The ideal goal for this tool is to connect it to an EDRMS system via an API layer, enabling the extraction of metadata from the files within a store without having to export the files. For that purpose the next stage in this research is to set up a test example of one of DIA’s proposed EDRMS solutions and try to access it with the tool unifier. It is hoped that this will provide an approach that can be applied to other document management systems moving forward.
 
Developing an Audio QA workflow using Hadoop: Part II

First things first. The Github repository with the Audio QA workflows is here: https://github.com/statsbiblioteket/scape-audio-qa. And version 1 is working. Version is really all wrong here. I should call it Workflow 1, which is this one:

SlimAudioMigrateAndQATavernaWorkflowUsingHadoopJobs

To sum up what this workflow does, is migration, conversion and content comparison. The top left box (nested workflow) migrates a list of mp3s to wav files using a Hadoop map-reduce job using the command line tool Ffmpeg, and outputs a list of migrated wav files. The top right box converts the same list of mp3s to wav files using another Hadoop map-reduce job using the command line tool mpg321, and outputs a list of converted wav files. The Taverna work flow then puts the two lists of wav files together and the bottom box receives a list of pairs of wav files to compare. The bottom box compares the content of the paired files using a Hadoop map-reduce job using the xcorrSound waveform-compare commandline tool, and outputs the results of the comparisons.

What we would like to do next is:

  • "Reduce" the output of the Hadoop map-reduce job using the waveform-compare commandline tool
  • Do an experiment on 1TB input mp3 files on the SB Hadoop cluster, and write an evaluation and a new blog post ;-)
  • Extend the workflow with property comparison. The waveform-compare tool only compares sound waves; it does not look at the header information. This should be part of a quality assurance of a migration. The reason this is not top priority is that FFprobe property extraction and comparison is very fast, and will probably not affect performance much...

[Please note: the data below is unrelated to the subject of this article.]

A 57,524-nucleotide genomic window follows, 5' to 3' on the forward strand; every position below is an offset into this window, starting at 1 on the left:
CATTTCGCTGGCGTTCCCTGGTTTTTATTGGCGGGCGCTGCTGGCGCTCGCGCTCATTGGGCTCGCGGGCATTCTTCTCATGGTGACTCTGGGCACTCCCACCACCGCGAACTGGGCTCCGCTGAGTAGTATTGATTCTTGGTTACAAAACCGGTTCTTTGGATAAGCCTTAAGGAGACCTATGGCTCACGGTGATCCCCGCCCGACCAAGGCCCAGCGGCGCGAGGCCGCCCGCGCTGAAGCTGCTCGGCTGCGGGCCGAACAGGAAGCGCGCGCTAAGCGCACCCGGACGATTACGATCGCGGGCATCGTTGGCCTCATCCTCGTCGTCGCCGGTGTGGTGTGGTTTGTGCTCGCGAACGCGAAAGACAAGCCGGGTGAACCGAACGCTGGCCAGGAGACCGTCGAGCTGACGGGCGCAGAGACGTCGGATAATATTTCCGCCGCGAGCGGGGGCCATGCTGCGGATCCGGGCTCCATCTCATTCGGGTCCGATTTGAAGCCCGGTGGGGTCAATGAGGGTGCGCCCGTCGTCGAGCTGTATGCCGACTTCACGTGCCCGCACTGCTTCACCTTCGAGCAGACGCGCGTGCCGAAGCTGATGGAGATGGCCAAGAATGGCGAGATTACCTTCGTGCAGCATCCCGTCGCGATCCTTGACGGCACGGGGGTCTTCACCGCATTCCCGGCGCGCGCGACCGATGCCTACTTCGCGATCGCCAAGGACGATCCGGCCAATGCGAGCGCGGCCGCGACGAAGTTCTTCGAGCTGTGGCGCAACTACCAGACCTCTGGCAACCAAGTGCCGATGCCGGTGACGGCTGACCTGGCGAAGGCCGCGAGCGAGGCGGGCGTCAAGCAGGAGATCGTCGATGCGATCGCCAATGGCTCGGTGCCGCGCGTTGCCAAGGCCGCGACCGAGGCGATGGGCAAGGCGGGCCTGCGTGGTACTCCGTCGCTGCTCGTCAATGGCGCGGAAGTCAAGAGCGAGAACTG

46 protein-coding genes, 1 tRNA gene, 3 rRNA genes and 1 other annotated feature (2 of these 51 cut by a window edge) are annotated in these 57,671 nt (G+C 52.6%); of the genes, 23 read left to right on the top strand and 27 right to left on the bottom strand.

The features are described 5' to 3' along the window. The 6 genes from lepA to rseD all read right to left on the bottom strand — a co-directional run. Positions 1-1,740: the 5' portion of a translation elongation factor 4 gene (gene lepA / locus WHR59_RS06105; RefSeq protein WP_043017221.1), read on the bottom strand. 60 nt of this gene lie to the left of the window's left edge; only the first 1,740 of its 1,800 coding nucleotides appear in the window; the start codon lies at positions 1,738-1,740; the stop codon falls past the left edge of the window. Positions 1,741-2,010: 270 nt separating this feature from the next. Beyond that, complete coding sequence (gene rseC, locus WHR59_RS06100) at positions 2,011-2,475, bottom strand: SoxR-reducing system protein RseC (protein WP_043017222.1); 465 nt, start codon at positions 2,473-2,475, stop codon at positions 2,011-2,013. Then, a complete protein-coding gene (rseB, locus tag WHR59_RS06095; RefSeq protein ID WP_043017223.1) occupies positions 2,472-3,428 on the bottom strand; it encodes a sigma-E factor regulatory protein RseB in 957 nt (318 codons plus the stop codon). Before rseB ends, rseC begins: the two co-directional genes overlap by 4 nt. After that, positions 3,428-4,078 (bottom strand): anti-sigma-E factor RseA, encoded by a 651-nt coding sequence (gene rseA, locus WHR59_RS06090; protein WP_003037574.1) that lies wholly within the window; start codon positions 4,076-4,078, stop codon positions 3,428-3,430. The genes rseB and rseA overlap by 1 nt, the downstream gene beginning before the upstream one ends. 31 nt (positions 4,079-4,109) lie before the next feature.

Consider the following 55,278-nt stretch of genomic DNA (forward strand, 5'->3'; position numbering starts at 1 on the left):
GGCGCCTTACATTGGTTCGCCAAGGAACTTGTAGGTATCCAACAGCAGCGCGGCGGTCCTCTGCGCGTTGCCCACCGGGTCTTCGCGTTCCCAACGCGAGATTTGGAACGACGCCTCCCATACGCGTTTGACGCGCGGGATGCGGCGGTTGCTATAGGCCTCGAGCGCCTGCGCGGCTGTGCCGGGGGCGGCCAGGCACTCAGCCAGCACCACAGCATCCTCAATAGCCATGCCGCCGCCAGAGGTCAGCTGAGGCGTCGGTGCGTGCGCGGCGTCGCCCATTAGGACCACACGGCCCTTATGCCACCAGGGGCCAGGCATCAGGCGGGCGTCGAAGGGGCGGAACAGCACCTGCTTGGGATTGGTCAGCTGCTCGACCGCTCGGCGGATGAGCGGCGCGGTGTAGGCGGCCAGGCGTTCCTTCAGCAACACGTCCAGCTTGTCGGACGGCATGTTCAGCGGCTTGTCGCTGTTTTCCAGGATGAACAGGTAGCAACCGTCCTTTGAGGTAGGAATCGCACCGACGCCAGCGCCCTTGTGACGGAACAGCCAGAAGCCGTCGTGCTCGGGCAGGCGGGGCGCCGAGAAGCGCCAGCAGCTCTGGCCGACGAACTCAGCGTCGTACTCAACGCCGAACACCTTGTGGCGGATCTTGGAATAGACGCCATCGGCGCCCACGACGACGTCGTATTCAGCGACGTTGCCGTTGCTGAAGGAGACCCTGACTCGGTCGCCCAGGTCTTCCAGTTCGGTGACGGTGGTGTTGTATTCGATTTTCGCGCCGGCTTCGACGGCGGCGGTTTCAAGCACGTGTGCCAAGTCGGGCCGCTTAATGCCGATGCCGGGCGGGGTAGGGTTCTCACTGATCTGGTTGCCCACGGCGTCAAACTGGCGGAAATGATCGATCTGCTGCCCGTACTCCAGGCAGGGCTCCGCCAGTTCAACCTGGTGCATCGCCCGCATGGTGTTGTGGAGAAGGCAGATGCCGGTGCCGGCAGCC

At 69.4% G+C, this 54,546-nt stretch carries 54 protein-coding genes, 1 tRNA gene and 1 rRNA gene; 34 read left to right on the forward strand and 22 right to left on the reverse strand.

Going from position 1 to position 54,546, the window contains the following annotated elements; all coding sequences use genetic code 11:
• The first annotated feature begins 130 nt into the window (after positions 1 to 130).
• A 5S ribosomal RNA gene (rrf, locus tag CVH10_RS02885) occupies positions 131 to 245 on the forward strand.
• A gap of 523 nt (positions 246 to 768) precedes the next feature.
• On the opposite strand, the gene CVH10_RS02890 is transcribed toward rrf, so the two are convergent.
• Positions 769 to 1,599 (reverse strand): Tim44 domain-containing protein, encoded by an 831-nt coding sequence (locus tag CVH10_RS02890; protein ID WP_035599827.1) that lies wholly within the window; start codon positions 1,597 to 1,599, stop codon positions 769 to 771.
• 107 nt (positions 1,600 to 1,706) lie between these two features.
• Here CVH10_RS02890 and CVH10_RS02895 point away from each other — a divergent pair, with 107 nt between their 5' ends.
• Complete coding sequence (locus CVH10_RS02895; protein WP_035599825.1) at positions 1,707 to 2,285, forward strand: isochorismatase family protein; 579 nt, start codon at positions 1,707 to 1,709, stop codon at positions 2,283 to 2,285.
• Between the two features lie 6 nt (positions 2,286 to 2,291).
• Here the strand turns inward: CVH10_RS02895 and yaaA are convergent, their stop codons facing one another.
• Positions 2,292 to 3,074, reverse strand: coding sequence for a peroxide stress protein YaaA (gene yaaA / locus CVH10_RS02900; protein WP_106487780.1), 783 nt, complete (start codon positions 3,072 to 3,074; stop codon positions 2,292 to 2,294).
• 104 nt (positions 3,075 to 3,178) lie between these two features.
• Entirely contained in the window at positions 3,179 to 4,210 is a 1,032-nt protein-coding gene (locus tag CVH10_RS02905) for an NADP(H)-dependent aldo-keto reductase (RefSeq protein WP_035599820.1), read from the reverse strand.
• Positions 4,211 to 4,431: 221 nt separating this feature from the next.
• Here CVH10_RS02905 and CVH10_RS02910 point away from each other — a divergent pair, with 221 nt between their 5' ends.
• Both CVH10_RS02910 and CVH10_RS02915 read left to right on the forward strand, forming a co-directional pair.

Why can't we have digital preservation tools that just work?

One of my first blogs here covered an evaluation of a number of format identification tools. One of the more surprising results of that work was that out of the five tools that were tested, no less than four of them (FITS, DROID, Fido and JHOVE2) failed to even run when executed with their associated launcher script. In many cases the Windows launcher scripts (batch files) only worked when executed from the installation folder. Apart from making things unnecessarily difficult for the user, this also completely flies in the face of all existing conventions on command-line interface design. Around the time of this work (summer 2011) I had been in contact with the developers of all the evaluated tools, and until last week I thought those issues were a thing of the past. Well, was I wrong!

FITS 0.8

Fast-forward 2.5 years: this week I saw the announcement of the latest FITS release. This got me curious, also because of the recent work on this tool as part of the FITS Blitz. So I downloaded FITS 0.8, installed it in a directory called c:\fits\on my Windows PC, and then typed (while being in directory f:\myData\):

f:\myData>c:\fits\fits

Instead of the expected helper message I ended up with this:

The system cannot find the path specified.
Error: Could not find or load main class edu.harvard.hul.ois.fits.Fits

Hang on, I've seen this before... don't tell me this is the same bug that I already reported 2.5 years ago ? Well, turns out it is after all!